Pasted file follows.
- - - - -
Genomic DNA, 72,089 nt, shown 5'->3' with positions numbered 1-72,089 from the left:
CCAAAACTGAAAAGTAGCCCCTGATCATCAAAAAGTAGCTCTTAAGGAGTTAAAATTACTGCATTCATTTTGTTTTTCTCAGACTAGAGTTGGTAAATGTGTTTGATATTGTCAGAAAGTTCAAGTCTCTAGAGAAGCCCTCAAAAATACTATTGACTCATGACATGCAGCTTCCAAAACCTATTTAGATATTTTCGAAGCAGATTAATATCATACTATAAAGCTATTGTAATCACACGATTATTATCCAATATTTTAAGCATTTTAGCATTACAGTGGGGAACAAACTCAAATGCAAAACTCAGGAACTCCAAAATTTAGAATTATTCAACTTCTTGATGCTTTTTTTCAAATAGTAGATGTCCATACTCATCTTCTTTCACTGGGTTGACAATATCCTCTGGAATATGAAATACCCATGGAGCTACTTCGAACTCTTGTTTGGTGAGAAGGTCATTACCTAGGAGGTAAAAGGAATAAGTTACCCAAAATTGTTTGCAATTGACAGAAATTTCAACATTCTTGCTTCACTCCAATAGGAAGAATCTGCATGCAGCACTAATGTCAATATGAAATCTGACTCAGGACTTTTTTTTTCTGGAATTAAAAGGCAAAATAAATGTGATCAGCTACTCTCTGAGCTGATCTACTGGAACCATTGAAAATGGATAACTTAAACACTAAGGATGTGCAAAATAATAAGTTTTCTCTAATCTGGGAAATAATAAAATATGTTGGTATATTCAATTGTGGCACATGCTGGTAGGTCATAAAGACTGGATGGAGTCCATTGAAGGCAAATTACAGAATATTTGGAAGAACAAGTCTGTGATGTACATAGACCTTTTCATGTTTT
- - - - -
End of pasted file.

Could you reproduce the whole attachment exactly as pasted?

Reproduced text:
Genomic DNA, 72,089 nt, shown 5'->3' with positions numbered 1-72,089 from the left:
CCAAAACTGAAAAGTAGCCCCTGATCATCAAAAAGTAGCTCTTAAGGAGTTAAAATTACTGCATTCATTTTGTTTTTCTCAGACTAGAGTTGGTAAATGTGTTTGATATTGTCAGAAAGTTCAAGTCTCTAGAGAAGCCCTCAAAAATACTATTGACTCATGACATGCAGCTTCCAAAACCTATTTAGATATTTTCGAAGCAGATTAATATCATACTATAAAGCTATTGTAATCACACGATTATTATCCAATATTTTAAGCATTTTAGCATTACAGTGGGGAACAAACTCAAATGCAAAACTCAGGAACTCCAAAATTTAGAATTATTCAACTTCTTGATGCTTTTTTTCAAATAGTAGATGTCCATACTCATCTTCTTTCACTGGGTTGACAATATCCTCTGGAATATGAAATACCCATGGAGCTACTTCGAACTCTTGTTTGGTGAGAAGGTCATTACCTAGGAGGTAAAAGGAATAAGTTACCCAAAATTGTTTGCAATTGACAGAAATTTCAACATTCTTGCTTCACTCCAATAGGAAGAATCTGCATGCAGCACTAATGTCAATATGAAATCTGACTCAGGACTTTTTTTTTCTGGAATTAAAAGGCAAAATAAATGTGATCAGCTACTCTCTGAGCTGATCTACTGGAACCATTGAAAATGGATAACTTAAACACTAAGGATGTGCAAAATAATAAGTTTTCTCTAATCTGGGAAATAATAAAATATGTTGGTATATTCAATTGTGGCACATGCTGGTAGGTCATAAAGACTGGATGGAGTCCATTGAAGGCAAATTACAGAATATTTGGAAGAACAAGTCTGTGATGTACATAGACCTTTTCATGTTTT